Even though I use them regularly out of necessity, I really don't care for the words "hardcore" or "casual." Broadening gamer demographics and the fact that the arcade kiddos are grownups now makes those words pretty useless. The terms retain some usefulness in terms of labeling taste, albeit crudely -- Peggle is most assuredly a casual game, for example. But does that mean people who spend more than ten hours a week playing console FPS don't also play Peggle on their mobile or on their lunch break? Probably more do than don't, actually.
"Hardcore" and "casual" are also generally useless when it comes to pegging a gamer's time commitment. Maybe you've got a huge library of Xbox 360 titles and your current passion is CoD4 multiplayer. But maybe you only play a couple short stints a week because you haven't got a lot of game time, and the stereotypical 42 year old woman "casual gamer" spends way more time grinding away at Diner Dash -- which now has microtransactions, by the way -- than you spend on any of your "hardcore" titles.
Clearly games offer a wider range of engagement options than they used to, varying barriers of entry and varying levels of time commitment required. Given that there is such diversity, it's almost pointless to identify yourself with a label anymore -- although we gamers love to do that. Perhaps the last leg to stand on is how seriously you take your hobby. Is it one of the first things you list when telling people about your interests? Do you keep up with current releases and gaming news? Do you care what happens in the future of the industry? Or do you just wanna play for a sec?
You could ring all those bells as far as "taking it seriously," though, and theoretically still only play Nintendogs and Wii Play. What about WoW? What do you call a gamer who spends every waking moment in Azeroth -- and doesn't play anything else? Plenty of people do that.
Do you use one of those labels to describe yourself? I plugged a little Blogger poll into the sidebar if you want to weigh in -- I'm interested in how the audience defines itself. As I said, perhaps the only merit that the word "hardcore" retains is to explain to newer, adult, social or primarily casual gamers -- the ones that haven't been growing alongside consoles -- that the game might be more complicated or thematically unfamiliar than they might be used to.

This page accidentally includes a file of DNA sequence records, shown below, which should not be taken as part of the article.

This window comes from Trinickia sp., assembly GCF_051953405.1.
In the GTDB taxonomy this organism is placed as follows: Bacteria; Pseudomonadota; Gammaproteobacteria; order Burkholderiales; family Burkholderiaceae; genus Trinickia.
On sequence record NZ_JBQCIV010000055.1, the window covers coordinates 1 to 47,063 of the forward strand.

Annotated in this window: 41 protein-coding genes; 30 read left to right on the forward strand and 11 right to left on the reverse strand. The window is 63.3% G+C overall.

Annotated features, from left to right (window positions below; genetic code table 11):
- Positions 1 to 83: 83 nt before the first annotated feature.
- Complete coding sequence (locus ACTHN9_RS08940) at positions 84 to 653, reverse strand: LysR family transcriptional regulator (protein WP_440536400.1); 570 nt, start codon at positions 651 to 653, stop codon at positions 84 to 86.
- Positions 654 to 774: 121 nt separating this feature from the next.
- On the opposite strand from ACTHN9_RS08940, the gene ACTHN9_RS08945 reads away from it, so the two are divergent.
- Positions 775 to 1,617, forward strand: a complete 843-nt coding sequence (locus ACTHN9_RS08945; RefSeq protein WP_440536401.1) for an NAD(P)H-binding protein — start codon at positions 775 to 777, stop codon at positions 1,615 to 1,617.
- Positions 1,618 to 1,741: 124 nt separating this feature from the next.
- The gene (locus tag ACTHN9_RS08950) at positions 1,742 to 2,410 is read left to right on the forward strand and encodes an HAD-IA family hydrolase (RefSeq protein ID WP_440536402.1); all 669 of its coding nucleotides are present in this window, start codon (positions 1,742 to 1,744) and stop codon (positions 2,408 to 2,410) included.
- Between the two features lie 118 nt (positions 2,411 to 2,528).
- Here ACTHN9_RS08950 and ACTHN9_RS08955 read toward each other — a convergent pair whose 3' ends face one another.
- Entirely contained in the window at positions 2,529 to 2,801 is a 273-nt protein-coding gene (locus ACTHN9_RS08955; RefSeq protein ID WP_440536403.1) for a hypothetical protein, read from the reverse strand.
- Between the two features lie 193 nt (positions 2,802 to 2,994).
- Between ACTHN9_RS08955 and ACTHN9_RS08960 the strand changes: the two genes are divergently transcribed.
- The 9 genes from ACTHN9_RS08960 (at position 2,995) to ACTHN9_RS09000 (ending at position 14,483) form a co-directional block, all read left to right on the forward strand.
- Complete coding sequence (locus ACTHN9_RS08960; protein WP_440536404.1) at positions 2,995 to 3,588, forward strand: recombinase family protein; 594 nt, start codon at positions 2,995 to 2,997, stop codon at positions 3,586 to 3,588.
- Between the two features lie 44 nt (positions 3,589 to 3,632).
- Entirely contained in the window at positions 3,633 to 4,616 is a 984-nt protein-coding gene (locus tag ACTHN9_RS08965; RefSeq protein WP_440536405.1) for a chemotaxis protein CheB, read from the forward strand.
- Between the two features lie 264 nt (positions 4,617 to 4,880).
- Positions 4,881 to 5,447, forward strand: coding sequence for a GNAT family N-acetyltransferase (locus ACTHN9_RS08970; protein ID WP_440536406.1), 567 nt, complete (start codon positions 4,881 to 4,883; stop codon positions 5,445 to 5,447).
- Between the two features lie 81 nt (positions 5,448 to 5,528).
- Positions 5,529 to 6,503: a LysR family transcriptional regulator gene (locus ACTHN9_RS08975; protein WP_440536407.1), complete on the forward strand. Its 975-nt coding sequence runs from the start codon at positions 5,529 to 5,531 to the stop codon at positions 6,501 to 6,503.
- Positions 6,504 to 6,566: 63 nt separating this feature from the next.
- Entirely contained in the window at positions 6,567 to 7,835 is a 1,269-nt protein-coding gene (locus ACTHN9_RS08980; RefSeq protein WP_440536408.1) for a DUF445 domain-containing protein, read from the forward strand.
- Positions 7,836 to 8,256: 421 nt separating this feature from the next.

As of now, the last games I can think of that I called "hardcore" were: Phantasy Star 2, I think, because of its brutal level grind, and Devil May Cry 4, because it's an in-your-face franchise heir that inexperienced gamers couldn't just pick up and jive with. Two completely different games from two completely different eras for two completely different reasons.
Anyway, as pointless as labels are, the largest majority of the audience is probably "mid-casual," or "mid-core," or "hard-casual." (You see?) The largest demographic probably has a moderate to strong interest in video games, but not a lot of time or money for the daunting task of keeping up with it all. As a result, they read a lot of game culture stories looking for trends and ideas that might be worth their investment, and they take their time enjoying those games. N'Gai Croal said they're the player who, in a nutshell, wants AAA-title experience value with casual gaming's accessibility and low commitment.
By the way, here's a new blog devoted to this very demographic -- it's called Hardcasual, and it contains stuff like thoughts on just discovering Puzzle Quest, selected retro nostalgia and ideas on games in a somewhat more broader media context than the nose-squinched-to-the-screen look you often get (from people including me).
I discovered Hardcasual because I'm apparently part of blogger Chris Plante's "Phase Three" of appealing to established journos for attention (this blurb would have been much more laudatory if I had been part of Phase One, Chris). I capitulated because you probably wouldn't be reading SVGL now if I hadn't used the same sort of tactics back in the day, and I always pay it forward --unless someone totally sucks or is a jerk to me, in which case there's nothing much I can do.
The screenshot is from Three Sisters' Story, my very first "hardcore" game. Ha, ha, you see what I did there?